Fear in Her Eyes

She stepped out of the taxi, a smile plastered on her face.  Her inner voice was gently stroking her bruised ego, telling her that it would be ok.  Everything would be ok, if she just kept saying the mantra to herself.

She reached back and took the little boys hand, her grip firm, she didn’t want to lose him in the rush.  Her brain was frazzled, the noises overwhelmed her senses, people coming at her from every angle.  She pulled harder on the little boys hand, urging him to walk faster, a whispered challenge that she was going to get to the top of the escalator first.

He took off like a shot, she smiled as he turned around, shouting for her to watch him as he walked backwards up the escalator.  Everything was new and exciting to him, she was the sole receiver of his attention.  He shied away when spoken to by others, preferring to not talk at all.

She tried to focus on his smiling face, on how much fun he was having.  She knew that this wouldn’t last forever, that if a few years she would have to drag him shopping.  However she could feel eyes on her, she tried to put her head down, focus on the little boy and his carefree attitude.  It rarely worked.

It felt like everyone was looking at her, the side ways glances were for her.  They were looking at her, judging, making assumptions.  He was a good kid, she was a good mum she tried to reassure herself, but it was too late.  The beating heart had started, she knew that she needed to get the shopping done.  She could feel her skin start to prickle, the noises were louder she was sure of it.  People bumped into her, there were too many people in her space.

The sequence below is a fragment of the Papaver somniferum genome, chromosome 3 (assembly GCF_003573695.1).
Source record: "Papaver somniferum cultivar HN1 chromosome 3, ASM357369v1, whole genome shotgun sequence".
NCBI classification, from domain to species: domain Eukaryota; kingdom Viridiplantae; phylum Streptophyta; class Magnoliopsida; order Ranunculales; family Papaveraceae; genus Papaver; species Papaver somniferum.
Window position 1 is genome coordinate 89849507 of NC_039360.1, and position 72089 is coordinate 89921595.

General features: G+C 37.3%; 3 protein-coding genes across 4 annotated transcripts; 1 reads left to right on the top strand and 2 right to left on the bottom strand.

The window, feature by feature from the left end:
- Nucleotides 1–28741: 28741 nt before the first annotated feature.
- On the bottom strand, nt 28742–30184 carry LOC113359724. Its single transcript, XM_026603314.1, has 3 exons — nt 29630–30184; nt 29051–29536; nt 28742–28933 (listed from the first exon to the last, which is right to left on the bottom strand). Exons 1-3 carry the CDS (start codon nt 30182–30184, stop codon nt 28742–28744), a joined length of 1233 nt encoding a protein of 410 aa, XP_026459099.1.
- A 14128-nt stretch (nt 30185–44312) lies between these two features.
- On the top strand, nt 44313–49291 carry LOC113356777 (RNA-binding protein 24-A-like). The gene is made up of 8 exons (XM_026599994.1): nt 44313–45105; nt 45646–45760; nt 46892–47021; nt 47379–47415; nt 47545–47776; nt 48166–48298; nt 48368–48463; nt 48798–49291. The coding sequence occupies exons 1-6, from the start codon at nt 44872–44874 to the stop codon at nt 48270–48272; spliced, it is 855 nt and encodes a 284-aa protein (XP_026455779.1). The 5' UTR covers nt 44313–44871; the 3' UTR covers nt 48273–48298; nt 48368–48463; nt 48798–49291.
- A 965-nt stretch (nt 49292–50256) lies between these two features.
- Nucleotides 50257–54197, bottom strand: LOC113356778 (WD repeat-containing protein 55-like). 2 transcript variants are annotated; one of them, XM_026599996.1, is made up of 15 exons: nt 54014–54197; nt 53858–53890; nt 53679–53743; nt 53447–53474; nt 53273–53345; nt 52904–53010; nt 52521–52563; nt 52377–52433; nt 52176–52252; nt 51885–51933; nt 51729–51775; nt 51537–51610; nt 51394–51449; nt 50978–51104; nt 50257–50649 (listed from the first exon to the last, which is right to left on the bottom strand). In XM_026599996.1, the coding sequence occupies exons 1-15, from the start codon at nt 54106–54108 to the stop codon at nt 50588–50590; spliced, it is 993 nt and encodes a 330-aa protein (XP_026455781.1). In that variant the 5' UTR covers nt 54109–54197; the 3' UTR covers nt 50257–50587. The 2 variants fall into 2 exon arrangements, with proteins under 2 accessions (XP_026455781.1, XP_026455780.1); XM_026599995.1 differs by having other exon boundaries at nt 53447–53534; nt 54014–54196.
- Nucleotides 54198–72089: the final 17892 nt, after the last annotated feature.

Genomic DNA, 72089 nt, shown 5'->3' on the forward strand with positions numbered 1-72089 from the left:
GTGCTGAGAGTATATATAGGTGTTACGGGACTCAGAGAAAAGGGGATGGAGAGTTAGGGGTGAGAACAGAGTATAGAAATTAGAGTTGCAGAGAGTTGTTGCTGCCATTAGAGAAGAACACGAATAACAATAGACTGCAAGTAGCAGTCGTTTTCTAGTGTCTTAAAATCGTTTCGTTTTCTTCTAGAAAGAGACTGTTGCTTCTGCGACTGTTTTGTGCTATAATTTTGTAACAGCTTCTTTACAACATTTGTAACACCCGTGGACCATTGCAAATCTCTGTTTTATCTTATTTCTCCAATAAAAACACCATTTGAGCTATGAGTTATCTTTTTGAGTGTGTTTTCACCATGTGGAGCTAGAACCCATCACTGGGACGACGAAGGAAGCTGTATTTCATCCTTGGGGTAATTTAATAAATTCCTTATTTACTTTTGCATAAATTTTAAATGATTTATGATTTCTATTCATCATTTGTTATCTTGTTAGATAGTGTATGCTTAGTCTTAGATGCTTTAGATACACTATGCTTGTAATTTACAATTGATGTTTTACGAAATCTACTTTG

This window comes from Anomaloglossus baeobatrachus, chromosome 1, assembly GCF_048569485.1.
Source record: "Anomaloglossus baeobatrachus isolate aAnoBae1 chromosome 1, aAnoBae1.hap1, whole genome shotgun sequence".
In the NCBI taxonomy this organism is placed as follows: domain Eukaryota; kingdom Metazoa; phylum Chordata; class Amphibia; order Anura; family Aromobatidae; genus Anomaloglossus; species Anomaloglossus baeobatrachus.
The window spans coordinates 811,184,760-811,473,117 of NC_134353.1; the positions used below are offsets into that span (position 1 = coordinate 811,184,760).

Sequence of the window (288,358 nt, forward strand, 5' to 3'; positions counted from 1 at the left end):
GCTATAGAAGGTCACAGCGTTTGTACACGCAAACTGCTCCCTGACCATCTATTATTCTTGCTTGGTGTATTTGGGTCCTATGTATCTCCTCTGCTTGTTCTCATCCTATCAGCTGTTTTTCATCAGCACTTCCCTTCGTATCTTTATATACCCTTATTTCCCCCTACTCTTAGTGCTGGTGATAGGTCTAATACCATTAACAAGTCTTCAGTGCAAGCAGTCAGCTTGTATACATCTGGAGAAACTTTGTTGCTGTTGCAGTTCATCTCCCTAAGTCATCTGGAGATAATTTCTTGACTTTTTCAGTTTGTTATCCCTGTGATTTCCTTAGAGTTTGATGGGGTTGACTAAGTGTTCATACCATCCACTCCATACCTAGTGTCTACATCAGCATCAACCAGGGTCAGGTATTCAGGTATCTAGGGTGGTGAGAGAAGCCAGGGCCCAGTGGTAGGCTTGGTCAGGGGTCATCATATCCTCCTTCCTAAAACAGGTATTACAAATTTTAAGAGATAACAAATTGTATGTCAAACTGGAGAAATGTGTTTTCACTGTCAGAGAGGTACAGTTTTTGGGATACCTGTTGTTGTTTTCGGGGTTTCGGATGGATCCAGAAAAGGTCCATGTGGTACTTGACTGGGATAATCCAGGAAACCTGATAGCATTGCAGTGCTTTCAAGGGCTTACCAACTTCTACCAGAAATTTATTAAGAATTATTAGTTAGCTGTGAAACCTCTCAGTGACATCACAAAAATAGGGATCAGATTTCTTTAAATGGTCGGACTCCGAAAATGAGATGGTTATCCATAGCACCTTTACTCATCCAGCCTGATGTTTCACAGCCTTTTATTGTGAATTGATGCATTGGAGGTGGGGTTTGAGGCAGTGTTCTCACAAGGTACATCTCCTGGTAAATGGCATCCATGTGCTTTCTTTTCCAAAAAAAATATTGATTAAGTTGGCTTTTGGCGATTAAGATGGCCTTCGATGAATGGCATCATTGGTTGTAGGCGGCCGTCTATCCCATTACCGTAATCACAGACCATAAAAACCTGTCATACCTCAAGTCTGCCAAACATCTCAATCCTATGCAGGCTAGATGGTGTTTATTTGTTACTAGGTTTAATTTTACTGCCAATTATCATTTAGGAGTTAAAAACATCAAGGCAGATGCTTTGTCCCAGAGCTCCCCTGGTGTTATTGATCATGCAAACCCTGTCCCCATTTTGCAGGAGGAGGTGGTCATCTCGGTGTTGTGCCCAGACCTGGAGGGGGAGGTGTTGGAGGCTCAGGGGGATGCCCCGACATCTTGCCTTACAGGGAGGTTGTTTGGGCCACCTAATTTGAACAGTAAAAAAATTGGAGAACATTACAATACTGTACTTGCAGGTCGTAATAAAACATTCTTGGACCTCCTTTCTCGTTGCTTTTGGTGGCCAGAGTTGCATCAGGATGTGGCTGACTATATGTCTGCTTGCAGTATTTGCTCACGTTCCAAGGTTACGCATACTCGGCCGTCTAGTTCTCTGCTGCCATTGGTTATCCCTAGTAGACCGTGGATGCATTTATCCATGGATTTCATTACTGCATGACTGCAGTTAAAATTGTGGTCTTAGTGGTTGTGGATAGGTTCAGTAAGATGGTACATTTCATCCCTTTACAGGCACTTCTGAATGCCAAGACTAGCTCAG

She tried to keep it together, she needed to keep it together.  She couldn’t let anyone see the drive they had over her.  Her responses to the little boy were short and sharp now.  She just wanted to get out of there, the faster she tried to go, the more he protested.  It felt like the walls were closing in, she put her head down, trying to shut everything out.  It never worked, she tried to smile at the woman serving her, acted like she wasn’t freaking out on the inside.

When she got home, she was exhausted.  The cold groceries went in the fridge, the rest sat on the bench until she could face them.  She lay down on the couch, a blanket over her face until she felt strong enough emotionally to face the world again.

I wish that this was another one of my creative endevours..but it’s not.  This is my experience when I leave the house, I know that a lot of it is on me and my insecurities.  I know that I get overwhelmed easily, that I can be hyper aware of sounds and people around me.  I know all of these things but it doesn’t make it easier taking that first step out of the door, when you are just waiting for something bad to happen.

I’m a walking self fulfilling prophecy, focusing on the negative, forgetting the positive.  It’s something that I am working on quietly, not taking great big bounds.  After all, life is nothing more than a series of baby steps.

Linking up with Jess for IBOT.

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20 thoughts on “Fear in Her Eyes

  1. Lydia C. Lee

    Wow – I did think it was a fiction. You know though, you do just have to keep putting one foot in front of another. It’s like ice skating – concentrate on the little steps and soon you’re all the way across the rink…(now punch me in the face for having no idea what it’s like). You are doing great if you are working on it…

    Reply
  2. JM Peace

    A brilliantly written emotive description. Thank you for sharing your battle – the more people know, the more they will understand. I hope the blogging helps both you and others…

    Reply
  3. Robo

    Life IS stranger than fiction sometimes. We all have days like this but never all the time. Little steps as you say. You are an amazing person – more courageous than you think. X

    Reply
  4. Hope @NannyShecando